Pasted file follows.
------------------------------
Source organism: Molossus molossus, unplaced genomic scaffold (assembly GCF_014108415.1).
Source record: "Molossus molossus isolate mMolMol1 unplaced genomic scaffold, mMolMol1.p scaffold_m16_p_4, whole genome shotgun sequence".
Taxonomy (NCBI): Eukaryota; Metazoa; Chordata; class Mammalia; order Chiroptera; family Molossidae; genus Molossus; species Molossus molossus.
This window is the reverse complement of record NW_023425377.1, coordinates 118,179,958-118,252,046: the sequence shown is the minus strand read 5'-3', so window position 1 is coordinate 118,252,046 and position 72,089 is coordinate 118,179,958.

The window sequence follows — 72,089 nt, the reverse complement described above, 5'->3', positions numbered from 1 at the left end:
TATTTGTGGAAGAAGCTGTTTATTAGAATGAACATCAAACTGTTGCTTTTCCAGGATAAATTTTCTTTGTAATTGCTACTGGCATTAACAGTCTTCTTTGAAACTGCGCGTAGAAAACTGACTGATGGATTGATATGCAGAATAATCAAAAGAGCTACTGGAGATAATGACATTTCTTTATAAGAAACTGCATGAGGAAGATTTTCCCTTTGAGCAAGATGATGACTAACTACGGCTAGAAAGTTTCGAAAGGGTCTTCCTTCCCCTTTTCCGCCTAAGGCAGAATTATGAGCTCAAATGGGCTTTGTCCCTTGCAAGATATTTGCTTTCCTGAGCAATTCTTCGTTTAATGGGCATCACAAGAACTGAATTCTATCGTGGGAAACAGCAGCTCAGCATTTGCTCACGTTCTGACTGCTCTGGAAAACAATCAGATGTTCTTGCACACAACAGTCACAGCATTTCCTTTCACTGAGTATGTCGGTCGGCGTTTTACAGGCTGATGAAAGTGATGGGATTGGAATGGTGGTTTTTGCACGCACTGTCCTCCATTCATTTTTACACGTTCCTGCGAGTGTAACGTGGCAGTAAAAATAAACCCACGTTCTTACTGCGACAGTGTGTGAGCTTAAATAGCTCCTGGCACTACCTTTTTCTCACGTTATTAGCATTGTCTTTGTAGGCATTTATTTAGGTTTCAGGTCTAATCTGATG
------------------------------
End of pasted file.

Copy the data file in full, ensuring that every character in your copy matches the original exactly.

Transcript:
Source organism: Molossus molossus, unplaced genomic scaffold (assembly GCF_014108415.1).
Source record: "Molossus molossus isolate mMolMol1 unplaced genomic scaffold, mMolMol1.p scaffold_m16_p_4, whole genome shotgun sequence".
Taxonomy (NCBI): Eukaryota; Metazoa; Chordata; class Mammalia; order Chiroptera; family Molossidae; genus Molossus; species Molossus molossus.
This window is the reverse complement of record NW_023425377.1, coordinates 118,179,958-118,252,046: the sequence shown is the minus strand read 5'-3', so window position 1 is coordinate 118,252,046 and position 72,089 is coordinate 118,179,958.

The window sequence follows — 72,089 nt, the reverse complement described above, 5'->3', positions numbered from 1 at the left end:
TATTTGTGGAAGAAGCTGTTTATTAGAATGAACATCAAACTGTTGCTTTTCCAGGATAAATTTTCTTTGTAATTGCTACTGGCATTAACAGTCTTCTTTGAAACTGCGCGTAGAAAACTGACTGATGGATTGATATGCAGAATAATCAAAAGAGCTACTGGAGATAATGACATTTCTTTATAAGAAACTGCATGAGGAAGATTTTCCCTTTGAGCAAGATGATGACTAACTACGGCTAGAAAGTTTCGAAAGGGTCTTCCTTCCCCTTTTCCGCCTAAGGCAGAATTATGAGCTCAAATGGGCTTTGTCCCTTGCAAGATATTTGCTTTCCTGAGCAATTCTTCGTTTAATGGGCATCACAAGAACTGAATTCTATCGTGGGAAACAGCAGCTCAGCATTTGCTCACGTTCTGACTGCTCTGGAAAACAATCAGATGTTCTTGCACACAACAGTCACAGCATTTCCTTTCACTGAGTATGTCGGTCGGCGTTTTACAGGCTGATGAAAGTGATGGGATTGGAATGGTGGTTTTTGCACGCACTGTCCTCCATTCATTTTTACACGTTCCTGCGAGTGTAACGTGGCAGTAAAAATAAACCCACGTTCTTACTGCGACAGTGTGTGAGCTTAAATAGCTCCTGGCACTACCTTTTTCTCACGTTATTAGCATTGTCTTTGTAGGCATTTATTTAGGTTTCAGGTCTAATCTGATG